An uptight, conservative businesswoman accompanies her boyfriend to his eccentric and outgoing family's annual Christmas celebration and finds that she's a fish out of water in their free-spirited way of life.
Sarah Jessica Parker,
Wealthy Chicago ad executive Drew Latham has long avoided the family traditions of Christmas, but has dreaded being alone on the actual day. So when his tropical Christmas vacation with girlfriend Missy Vangilder falls through and Missy breaks up with him in the process, a self-therapy session leads Drew to decide to relive his best childhood Christmases. With his loved ones long-gone, he decides to rent a family: the Valcos, the current owners of his childhood home in suburban Chicago. Tom Valco wants nothing to do with Drew until an exorbitant amount of money is involved; they draw up a contract which expires at the end of Christmas night. What Drew doesn't (or refuses to) realize is that the Valcos are having their own problems, which his presence exacerbates. Can the Valcos endure their unexpected guest? If they can, will the money solve their problems? Meanwhile, will Drew come to realize what he wants in life and how to achieve it?Written by
The production was shot without a completed script. As a result, there were many delays and arguments over what to shoot. James Gandolfini admitted, in a behind the scenes interview, that most of the film was "improvised". See more »
On Christmas eve Alicia's hair changes frequently from wavy to curly as the night progresses. It seems to get curlier as it gets later. See more »
Folks, my firm's done a tremendous amount of marketing research and we've discovered two critical things, one; most Americans feel that Christmas is a time for family. Two; most Americans feel that in order to stand being around their family, for even one or two days, they need to swill as much alcohol as humanly possible.
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A ridiculous and perverse premise has somehow made its way onto cinema screens this Christmas. Just like Christmas With The Kranks and The Polar Express, Surviving Christmas winds towards a festive moral that aims to fill the audience with yuletide cheer. The execution of said moral in this particular seasonal release is highly questionnaire but unmistakably funny.
Surviving Christmas has been slammed by the critics remorselessly. Nobody seems to have liked this twisted retelling of the story of Scrooge, and I believe I have found the answer: nobody likes Ben Affleck.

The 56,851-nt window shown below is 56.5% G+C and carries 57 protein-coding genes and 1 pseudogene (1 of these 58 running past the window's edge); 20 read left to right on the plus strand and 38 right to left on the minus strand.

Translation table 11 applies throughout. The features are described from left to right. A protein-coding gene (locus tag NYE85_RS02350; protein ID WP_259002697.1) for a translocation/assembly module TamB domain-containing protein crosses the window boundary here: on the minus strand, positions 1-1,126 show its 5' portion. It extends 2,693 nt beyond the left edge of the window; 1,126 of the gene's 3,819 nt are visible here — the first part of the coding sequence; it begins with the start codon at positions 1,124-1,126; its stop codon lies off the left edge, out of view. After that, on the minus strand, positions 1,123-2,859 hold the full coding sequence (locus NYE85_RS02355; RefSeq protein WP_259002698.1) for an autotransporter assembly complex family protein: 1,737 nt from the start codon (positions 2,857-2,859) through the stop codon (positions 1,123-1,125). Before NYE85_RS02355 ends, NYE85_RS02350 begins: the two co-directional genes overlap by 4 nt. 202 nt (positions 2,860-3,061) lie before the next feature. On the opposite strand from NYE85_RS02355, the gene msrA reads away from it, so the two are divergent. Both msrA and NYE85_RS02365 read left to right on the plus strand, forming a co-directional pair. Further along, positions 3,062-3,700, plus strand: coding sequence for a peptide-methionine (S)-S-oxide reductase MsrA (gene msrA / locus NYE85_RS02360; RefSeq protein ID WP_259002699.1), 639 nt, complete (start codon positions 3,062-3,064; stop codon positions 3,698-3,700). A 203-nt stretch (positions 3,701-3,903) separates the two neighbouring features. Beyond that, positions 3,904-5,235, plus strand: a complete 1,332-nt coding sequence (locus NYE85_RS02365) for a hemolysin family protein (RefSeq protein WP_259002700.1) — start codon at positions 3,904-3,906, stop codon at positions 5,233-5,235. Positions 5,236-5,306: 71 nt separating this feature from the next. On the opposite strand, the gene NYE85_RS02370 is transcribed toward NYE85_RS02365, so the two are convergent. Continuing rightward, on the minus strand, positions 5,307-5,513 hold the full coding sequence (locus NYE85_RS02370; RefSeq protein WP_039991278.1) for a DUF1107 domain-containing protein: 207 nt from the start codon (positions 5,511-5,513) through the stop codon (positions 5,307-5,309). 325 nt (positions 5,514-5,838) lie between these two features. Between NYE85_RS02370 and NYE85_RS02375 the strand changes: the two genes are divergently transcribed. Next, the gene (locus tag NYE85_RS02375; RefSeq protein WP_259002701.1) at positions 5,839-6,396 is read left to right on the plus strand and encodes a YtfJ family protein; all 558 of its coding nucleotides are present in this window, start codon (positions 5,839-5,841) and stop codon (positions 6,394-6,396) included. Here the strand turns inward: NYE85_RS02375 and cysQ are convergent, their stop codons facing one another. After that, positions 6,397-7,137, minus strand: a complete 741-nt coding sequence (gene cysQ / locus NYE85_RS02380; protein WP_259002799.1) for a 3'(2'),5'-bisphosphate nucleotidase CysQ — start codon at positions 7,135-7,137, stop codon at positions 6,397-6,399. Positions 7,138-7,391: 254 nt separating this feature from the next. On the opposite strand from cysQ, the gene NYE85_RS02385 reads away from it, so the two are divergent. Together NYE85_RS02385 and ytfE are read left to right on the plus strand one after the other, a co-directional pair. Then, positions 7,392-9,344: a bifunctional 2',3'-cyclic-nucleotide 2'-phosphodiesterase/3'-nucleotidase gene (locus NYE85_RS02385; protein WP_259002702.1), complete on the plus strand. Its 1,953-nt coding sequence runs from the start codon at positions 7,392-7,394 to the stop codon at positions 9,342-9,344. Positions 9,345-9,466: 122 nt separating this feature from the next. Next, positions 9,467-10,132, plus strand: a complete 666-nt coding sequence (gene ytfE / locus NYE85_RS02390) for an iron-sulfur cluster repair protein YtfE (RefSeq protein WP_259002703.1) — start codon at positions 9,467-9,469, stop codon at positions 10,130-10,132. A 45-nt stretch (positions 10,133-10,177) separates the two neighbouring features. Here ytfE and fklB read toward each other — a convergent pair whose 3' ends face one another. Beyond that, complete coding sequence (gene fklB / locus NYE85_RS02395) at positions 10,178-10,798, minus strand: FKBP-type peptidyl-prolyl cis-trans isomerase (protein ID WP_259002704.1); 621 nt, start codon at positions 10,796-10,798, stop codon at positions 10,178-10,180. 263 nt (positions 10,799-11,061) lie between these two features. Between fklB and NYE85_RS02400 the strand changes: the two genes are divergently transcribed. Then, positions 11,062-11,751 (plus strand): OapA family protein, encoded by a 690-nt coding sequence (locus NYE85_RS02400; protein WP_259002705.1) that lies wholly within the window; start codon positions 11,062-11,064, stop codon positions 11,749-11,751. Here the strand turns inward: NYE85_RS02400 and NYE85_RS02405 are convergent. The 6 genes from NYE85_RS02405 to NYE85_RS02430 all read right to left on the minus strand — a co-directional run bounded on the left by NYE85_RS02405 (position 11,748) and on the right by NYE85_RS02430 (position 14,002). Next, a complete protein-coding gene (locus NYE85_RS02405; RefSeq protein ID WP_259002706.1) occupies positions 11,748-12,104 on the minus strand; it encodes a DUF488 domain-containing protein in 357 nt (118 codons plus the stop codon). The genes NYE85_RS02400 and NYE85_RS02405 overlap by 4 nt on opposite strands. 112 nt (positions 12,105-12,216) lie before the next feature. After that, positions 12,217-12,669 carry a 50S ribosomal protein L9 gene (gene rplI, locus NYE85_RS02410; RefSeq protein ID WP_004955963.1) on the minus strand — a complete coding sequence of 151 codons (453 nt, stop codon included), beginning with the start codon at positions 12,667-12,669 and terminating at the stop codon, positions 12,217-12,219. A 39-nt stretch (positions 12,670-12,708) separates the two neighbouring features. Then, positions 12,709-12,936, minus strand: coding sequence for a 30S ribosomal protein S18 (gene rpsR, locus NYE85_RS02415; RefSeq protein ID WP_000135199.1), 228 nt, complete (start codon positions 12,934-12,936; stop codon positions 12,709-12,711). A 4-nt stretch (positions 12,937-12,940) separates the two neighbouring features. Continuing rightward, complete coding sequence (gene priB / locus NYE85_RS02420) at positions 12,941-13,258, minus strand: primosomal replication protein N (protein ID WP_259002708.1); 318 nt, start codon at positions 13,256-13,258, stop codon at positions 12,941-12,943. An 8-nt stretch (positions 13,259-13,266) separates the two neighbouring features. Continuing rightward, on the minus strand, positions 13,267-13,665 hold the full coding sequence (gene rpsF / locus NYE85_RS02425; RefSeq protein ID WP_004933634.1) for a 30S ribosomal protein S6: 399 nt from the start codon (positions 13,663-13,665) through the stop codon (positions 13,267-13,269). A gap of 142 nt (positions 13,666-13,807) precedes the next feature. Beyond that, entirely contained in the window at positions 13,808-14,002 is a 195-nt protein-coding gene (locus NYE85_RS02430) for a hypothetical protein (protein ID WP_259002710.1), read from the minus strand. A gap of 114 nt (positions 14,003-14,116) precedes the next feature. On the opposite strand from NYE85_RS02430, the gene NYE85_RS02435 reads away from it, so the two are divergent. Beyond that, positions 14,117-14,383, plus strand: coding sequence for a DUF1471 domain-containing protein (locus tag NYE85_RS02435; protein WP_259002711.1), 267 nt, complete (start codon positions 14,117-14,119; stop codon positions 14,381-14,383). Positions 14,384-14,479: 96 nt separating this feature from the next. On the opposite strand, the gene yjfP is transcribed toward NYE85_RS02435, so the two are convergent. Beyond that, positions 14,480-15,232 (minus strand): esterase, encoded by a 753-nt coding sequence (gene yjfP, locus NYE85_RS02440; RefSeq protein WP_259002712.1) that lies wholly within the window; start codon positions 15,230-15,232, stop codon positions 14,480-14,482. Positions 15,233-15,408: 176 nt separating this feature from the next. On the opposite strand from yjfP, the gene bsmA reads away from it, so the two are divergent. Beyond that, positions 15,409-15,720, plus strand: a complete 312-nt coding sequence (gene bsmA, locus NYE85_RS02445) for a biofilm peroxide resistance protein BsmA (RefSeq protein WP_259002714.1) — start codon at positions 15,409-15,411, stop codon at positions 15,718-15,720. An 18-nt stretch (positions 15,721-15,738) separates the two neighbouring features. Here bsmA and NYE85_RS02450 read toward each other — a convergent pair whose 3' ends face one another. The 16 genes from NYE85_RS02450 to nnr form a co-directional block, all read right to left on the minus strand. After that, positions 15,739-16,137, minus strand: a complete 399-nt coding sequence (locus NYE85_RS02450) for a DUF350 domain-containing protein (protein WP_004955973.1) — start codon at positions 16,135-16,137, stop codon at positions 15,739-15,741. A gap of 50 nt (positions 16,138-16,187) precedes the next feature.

Affleck plays a rich ad executive who pays a dysfunctional family to take him in and make Christmas just how it was when he was a child. This seriously strange idea could, in the right hands, been a gross out smash hit in the Farrely brothers style. Instead, Mike Mitchell decides to take the whole thing a little too seriously and what results is a comedy that is uncomfortable with itself. As a result the actors are left unsure whether to play their characters straight or exaggerated. This can be all be blamed on the script, or lack thereof. Filming took place without a finished draft, and thus, parts of the film were improvised and unfunny material remains in the final cut.
Nevertheless, there are many positive attributes to this genre subverting film. James Gandolfini is very entertaining as the constantly resentful Tom Valco whose only vice, in true Christmas spirit, is money.
Ben Affleck style in comedic roles is disliked by many, but his specific brand of humour is allowed to thrive in this unnatural plot and situation driven comedy. The character of the son (Josh Zuckerman) is underdeveloped, as is the family's relationship with its neighbours, but again the unfinished script can be held accountable.
Surviving Christmas is by no means a great film, but it is certainly not as bad as it has been labelled. Unfortunately, most won't get a chance to decide for themselves until this film is released on DVD as it was grossly under marketed in the UK. An offbeat comedy and a genuine step forward for the Scrooge remakes that when given the chance to shine in its own right, works quite well.
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